Eisler v. United States, No. 255

CourtUnited States Supreme Court
Writing for the CourtPER CURIAM; FRANKFURTER; MURPHY; JACKSON
Citation338 U.S. 189,93 L.Ed. 1897,69 S.Ct. 1453
Docket NumberNo. 255
Decision Date27 June 1949
PartiesEISLER v. UNITED STATES

338 U.S. 189
69 S.Ct. 1453
93 L.Ed. 1897
EISLER

v.

UNITED STATES.

No. 255.
Argued March 28, 1949.
Decided June 27, 1949.

Mr. David Rein, Washington, D.C., Mr. Abraham J. Isserman, Los Angeles, Cal., for petitioner.

Mr. Philip B. Perlman, Solicitor General, Washington, D.C., for respondent.

Page 190

PER CURIAM.

Petitioner's flight from the country after the grant of his petition for writ of certiorari, 335 U.S. 857, 69 S.Ct. 130, and after the submission of his cause on the merits necessitates a decision as to the disposition now to be made of this case. Since the petitioner by his own volition may have rendered moot any judgment on the merits, we must, as a matter of our own practice, decide whether the submission should be set aside the the writ of certiorari dismissed or whether we should postpone review indefinitely by ordering the case removed from the docket, pending the return of the fugitive.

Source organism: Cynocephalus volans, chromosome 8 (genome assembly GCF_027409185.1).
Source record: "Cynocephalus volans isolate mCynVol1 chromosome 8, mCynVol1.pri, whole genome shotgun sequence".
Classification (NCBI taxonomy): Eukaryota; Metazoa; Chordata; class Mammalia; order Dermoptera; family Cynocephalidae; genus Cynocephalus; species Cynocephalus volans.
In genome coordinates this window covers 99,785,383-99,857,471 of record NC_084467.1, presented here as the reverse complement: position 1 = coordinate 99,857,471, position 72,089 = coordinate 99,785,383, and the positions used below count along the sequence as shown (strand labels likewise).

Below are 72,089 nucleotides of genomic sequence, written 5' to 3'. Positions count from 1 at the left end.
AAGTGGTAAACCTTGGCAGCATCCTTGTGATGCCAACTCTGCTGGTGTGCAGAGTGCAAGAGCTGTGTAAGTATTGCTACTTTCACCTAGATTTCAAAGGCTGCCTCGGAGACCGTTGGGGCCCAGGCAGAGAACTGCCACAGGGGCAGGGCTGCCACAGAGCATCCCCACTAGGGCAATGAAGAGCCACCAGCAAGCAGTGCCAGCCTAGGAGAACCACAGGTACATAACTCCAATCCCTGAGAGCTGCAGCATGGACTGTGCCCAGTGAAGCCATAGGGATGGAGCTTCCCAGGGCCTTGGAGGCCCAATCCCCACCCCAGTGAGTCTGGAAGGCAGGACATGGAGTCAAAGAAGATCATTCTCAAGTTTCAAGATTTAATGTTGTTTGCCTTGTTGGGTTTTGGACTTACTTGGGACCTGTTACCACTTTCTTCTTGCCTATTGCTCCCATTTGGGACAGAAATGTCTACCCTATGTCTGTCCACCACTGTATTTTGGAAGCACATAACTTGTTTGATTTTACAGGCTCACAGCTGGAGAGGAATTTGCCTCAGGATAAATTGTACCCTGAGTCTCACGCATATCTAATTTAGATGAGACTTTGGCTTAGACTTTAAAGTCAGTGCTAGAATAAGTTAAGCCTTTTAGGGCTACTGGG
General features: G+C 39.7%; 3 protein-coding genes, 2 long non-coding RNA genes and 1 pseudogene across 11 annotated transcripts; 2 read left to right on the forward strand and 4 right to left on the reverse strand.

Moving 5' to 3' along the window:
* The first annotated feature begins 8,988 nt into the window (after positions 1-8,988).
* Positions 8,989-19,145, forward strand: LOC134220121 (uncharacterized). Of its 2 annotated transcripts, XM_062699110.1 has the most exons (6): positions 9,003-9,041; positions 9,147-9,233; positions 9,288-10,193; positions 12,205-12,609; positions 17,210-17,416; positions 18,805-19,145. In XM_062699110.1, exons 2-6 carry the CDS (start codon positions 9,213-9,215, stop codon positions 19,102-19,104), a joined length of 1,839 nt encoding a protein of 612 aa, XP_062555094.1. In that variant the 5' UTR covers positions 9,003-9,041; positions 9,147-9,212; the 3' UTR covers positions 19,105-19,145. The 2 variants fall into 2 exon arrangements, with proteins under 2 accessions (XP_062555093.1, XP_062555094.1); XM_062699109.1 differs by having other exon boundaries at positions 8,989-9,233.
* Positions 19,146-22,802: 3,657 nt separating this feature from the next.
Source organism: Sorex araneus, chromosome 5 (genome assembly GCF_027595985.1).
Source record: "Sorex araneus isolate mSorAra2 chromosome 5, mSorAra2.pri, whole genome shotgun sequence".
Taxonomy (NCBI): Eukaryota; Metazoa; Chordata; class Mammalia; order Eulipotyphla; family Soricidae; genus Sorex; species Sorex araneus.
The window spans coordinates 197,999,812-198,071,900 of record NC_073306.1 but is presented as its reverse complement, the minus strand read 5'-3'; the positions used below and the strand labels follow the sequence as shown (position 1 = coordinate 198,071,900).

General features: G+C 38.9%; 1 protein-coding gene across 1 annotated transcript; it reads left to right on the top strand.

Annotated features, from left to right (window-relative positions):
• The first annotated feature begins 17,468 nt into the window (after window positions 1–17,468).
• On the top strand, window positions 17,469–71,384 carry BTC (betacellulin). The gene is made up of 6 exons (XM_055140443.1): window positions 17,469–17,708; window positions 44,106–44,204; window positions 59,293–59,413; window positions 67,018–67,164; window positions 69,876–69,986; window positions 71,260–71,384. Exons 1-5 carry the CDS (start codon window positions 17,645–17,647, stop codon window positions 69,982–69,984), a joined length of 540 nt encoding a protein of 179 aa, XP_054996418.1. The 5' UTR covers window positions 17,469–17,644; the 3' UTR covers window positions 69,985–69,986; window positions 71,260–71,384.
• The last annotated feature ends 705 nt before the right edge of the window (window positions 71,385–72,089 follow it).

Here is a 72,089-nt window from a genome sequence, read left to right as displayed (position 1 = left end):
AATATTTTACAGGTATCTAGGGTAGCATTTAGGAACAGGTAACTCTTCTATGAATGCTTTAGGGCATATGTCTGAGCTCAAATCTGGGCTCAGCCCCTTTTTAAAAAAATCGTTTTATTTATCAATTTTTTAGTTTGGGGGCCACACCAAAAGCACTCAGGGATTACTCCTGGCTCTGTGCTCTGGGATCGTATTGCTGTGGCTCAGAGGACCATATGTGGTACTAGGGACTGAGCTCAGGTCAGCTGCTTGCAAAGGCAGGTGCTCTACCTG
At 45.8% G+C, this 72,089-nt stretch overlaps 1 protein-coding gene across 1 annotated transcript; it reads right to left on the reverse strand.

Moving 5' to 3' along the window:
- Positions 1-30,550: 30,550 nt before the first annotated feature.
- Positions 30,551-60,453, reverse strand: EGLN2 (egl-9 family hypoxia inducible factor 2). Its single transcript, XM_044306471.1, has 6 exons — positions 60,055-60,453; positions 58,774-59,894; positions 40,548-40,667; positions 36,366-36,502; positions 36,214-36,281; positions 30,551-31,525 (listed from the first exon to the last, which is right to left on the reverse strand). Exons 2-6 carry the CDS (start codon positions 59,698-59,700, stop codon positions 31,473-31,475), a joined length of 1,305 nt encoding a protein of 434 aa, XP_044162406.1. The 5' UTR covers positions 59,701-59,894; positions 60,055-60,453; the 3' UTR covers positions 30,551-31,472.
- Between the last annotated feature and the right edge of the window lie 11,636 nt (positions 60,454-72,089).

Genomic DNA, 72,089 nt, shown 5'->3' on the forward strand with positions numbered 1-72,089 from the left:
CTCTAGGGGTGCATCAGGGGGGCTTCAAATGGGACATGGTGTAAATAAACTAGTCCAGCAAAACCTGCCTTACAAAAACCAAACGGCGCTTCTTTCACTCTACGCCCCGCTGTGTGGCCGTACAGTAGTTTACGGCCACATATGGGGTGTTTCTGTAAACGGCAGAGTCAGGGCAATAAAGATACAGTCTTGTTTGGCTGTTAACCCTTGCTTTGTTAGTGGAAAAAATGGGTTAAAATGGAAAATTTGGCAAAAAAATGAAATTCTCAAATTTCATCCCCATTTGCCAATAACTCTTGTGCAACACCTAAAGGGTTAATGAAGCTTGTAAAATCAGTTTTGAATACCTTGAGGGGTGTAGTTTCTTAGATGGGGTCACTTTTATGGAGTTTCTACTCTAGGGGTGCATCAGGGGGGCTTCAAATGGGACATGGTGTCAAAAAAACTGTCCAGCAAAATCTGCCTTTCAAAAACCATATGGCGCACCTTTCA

Our practice, however, has been to order such cases to be removed from the docket. Smith v. United States, 94 U.S. 97, 24 L.Ed. 32; Bonahan v. State of Nebraska, 125 U.S. 692, 8 S.Ct. 1390, 31 L.Ed. 854. We adhere to those precedents. Accordingly after this term the cause will be left off the docket until a direction to the contrary shall issue.